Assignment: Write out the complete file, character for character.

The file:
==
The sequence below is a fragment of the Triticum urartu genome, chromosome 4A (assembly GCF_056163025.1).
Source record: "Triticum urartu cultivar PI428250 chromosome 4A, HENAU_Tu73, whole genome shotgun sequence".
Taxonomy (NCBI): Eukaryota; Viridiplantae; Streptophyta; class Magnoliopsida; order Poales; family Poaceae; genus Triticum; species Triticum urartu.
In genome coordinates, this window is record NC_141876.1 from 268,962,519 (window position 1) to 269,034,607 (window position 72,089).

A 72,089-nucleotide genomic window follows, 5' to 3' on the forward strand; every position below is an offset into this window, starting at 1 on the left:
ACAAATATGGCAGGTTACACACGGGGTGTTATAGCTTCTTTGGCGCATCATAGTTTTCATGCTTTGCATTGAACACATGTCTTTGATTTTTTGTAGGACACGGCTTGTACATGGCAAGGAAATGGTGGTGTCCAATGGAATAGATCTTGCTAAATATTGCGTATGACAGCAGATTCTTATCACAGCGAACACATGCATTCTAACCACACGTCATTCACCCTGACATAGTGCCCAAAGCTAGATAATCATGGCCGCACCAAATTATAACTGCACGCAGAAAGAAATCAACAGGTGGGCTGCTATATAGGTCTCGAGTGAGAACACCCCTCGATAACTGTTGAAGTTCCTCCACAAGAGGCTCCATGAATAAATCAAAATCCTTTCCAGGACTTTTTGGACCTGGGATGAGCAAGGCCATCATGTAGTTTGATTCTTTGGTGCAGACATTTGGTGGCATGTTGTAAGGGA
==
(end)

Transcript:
The sequence below is a fragment of the Triticum urartu genome, chromosome 4A (assembly GCF_056163025.1).
Source record: "Triticum urartu cultivar PI428250 chromosome 4A, HENAU_Tu73, whole genome shotgun sequence".
Taxonomy (NCBI): Eukaryota; Viridiplantae; Streptophyta; class Magnoliopsida; order Poales; family Poaceae; genus Triticum; species Triticum urartu.
In genome coordinates, this window is record NC_141876.1 from 268,962,519 (window position 1) to 269,034,607 (window position 72,089).

A 72,089-nucleotide genomic window follows, 5' to 3' on the forward strand; every position below is an offset into this window, starting at 1 on the left:
ACAAATATGGCAGGTTACACACGGGGTGTTATAGCTTCTTTGGCGCATCATAGTTTTCATGCTTTGCATTGAACACATGTCTTTGATTTTTTGTAGGACACGGCTTGTACATGGCAAGGAAATGGTGGTGTCCAATGGAATAGATCTTGCTAAATATTGCGTATGACAGCAGATTCTTATCACAGCGAACACATGCATTCTAACCACACGTCATTCACCCTGACATAGTGCCCAAAGCTAGATAATCATGGCCGCACCAAATTATAACTGCACGCAGAAAGAAATCAACAGGTGGGCTGCTATATAGGTCTCGAGTGAGAACACCCCTCGATAACTGTTGAAGTTCCTCCACAAGAGGCTCCATGAATAAATCAAAATCCTTTCCAGGACTTTTTGGACCTGGGATGAGCAAGGCCATCATGTAGTTTGATTCTTTGGTGCAGACATTTGGTGGCATGTTGTAAGGGA